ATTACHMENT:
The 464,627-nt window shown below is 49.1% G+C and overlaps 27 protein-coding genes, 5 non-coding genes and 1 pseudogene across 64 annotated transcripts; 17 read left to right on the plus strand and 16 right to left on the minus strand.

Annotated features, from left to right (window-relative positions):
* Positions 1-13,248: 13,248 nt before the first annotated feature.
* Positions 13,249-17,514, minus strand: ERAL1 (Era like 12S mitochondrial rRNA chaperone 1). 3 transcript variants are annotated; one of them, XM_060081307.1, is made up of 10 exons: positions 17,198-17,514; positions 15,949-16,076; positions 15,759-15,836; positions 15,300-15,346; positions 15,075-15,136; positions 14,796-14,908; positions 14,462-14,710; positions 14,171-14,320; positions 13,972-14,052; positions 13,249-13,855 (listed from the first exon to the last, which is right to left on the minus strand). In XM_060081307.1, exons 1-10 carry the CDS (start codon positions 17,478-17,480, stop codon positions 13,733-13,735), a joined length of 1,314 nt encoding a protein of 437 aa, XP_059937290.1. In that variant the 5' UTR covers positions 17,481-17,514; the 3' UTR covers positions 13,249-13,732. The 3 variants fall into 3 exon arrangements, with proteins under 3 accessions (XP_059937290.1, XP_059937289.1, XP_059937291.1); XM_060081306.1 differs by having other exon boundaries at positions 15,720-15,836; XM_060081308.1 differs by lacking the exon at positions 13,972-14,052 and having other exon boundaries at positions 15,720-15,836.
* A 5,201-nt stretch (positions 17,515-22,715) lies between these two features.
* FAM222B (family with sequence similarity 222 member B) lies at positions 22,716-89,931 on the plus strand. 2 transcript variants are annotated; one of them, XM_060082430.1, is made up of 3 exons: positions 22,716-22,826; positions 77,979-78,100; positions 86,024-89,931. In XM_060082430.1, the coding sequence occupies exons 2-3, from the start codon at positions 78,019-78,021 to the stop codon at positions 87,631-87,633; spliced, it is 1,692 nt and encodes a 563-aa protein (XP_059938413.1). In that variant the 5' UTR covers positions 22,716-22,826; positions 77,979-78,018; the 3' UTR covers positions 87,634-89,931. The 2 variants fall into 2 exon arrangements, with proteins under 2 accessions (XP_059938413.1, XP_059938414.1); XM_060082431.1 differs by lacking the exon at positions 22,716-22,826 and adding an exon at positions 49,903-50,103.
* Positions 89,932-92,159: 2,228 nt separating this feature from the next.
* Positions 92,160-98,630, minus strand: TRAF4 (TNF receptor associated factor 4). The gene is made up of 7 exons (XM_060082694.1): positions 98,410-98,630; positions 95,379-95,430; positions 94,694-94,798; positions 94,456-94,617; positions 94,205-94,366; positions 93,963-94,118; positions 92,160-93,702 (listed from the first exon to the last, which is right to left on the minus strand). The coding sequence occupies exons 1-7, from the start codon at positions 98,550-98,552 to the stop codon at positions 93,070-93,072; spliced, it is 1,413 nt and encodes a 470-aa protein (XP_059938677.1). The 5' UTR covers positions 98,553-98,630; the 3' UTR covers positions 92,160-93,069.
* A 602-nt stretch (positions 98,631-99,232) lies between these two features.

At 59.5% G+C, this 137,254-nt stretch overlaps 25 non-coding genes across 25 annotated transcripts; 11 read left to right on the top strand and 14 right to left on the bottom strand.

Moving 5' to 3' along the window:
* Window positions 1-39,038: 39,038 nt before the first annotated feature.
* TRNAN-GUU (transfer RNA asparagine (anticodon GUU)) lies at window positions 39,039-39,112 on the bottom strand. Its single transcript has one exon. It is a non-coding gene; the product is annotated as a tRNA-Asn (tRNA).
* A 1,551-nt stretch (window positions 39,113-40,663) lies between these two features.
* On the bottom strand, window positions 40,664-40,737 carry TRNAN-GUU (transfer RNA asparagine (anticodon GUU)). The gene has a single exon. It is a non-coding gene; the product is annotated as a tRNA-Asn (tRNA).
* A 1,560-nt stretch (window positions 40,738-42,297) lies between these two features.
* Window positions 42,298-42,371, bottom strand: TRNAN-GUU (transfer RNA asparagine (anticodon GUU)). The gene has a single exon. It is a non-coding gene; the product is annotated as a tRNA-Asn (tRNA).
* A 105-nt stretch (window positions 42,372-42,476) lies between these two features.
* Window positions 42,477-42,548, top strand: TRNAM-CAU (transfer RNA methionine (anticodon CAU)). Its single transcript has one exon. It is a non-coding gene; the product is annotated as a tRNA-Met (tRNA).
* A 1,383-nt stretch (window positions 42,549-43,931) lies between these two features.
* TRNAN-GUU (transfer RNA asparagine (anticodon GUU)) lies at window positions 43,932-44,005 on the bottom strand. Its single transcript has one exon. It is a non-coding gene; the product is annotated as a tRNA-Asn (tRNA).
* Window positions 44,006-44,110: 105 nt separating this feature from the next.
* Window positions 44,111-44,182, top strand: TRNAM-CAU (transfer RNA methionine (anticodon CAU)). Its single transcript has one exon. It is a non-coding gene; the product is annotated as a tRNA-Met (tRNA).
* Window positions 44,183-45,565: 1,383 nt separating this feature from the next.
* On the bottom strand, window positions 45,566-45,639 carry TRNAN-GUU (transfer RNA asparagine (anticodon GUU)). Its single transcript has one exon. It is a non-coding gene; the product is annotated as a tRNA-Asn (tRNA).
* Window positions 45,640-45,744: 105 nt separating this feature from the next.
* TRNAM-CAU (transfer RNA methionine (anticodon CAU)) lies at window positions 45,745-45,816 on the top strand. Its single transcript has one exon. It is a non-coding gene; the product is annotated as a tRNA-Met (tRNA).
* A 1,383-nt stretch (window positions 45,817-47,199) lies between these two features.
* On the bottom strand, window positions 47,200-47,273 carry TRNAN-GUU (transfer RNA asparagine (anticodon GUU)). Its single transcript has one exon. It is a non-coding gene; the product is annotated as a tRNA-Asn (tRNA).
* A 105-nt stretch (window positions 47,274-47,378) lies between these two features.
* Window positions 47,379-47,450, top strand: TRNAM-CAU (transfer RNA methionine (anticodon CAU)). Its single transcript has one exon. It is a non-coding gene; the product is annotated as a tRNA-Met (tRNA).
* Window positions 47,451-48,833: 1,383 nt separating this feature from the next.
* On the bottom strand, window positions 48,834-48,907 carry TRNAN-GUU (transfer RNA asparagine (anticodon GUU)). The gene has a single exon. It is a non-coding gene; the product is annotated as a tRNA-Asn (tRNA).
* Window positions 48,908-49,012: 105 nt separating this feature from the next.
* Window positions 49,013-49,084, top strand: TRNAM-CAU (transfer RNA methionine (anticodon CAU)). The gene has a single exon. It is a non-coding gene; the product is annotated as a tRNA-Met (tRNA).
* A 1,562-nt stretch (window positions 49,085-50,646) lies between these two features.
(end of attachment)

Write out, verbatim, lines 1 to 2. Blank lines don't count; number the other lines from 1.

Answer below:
The 464,627-nt window shown below is 49.1% G+C and overlaps 27 protein-coding genes, 5 non-coding genes and 1 pseudogene across 64 annotated transcripts; 17 read left to right on the plus strand and 16 right to left on the minus strand.

Annotated features, from left to right (window-relative positions):